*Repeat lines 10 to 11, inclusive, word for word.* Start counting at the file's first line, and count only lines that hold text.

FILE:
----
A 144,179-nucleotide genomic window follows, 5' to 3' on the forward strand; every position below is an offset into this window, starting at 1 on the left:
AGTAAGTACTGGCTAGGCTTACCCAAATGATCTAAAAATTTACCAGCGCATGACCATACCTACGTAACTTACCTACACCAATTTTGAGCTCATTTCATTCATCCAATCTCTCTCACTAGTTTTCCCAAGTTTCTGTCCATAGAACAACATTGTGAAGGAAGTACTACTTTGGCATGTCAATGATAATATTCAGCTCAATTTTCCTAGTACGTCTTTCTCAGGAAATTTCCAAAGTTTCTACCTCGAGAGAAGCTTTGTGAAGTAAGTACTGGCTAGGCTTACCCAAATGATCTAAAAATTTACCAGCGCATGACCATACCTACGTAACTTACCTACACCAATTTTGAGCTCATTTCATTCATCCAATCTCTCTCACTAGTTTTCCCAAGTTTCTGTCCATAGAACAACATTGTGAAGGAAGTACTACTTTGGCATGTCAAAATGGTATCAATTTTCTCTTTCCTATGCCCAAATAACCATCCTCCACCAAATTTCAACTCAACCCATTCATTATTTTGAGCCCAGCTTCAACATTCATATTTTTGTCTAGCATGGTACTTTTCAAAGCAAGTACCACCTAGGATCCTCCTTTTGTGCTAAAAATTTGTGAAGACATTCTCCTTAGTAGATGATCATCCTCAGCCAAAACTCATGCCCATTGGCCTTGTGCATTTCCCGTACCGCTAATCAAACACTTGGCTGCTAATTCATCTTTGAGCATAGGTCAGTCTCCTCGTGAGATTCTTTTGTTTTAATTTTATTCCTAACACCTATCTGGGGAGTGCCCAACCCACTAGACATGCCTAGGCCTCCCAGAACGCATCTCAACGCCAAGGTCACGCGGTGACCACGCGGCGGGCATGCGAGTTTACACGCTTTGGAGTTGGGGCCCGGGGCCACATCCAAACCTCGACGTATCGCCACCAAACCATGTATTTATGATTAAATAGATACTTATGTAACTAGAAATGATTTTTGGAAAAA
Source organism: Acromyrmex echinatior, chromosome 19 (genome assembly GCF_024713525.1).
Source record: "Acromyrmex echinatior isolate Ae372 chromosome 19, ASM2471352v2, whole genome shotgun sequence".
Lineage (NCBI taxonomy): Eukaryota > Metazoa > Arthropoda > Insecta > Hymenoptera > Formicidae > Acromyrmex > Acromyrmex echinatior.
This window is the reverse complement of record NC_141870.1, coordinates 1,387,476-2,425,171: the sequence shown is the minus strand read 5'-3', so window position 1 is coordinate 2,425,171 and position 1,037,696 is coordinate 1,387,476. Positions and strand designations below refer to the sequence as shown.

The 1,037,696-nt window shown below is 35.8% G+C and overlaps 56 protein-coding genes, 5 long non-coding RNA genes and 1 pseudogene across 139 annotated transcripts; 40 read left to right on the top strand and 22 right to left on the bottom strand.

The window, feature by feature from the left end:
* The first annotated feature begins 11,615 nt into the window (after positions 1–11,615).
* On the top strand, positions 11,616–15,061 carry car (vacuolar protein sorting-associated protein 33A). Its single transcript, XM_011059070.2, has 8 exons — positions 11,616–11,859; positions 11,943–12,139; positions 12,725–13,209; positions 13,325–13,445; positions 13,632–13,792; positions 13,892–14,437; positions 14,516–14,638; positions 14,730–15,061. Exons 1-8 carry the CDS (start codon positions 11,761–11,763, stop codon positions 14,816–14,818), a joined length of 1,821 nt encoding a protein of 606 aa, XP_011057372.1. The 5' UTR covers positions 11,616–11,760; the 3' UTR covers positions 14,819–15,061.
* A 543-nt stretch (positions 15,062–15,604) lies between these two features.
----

* On the top strand, positions 11,616–15,061 carry car (vacuolar protein sorting-associated protein 33A). Its single transcript, XM_011059070.2, has 8 exons — positions 11,616–11,859; positions 11,943–12,139; positions 12,725–13,209; positions 13,325–13,445; positions 13,632–13,792; positions 13,892–14,437; positions 14,516–14,638; positions 14,730–15,061. Exons 1-8 carry the CDS (start codon positions 11,761–11,763, stop codon positions 14,816–14,818), a joined length of 1,821 nt encoding a protein of 606 aa, XP_011057372.1. The 5' UTR covers positions 11,616–11,760; the 3' UTR covers positions 14,819–15,061.
* A 543-nt stretch (positions 15,062–15,604) lies between these two features.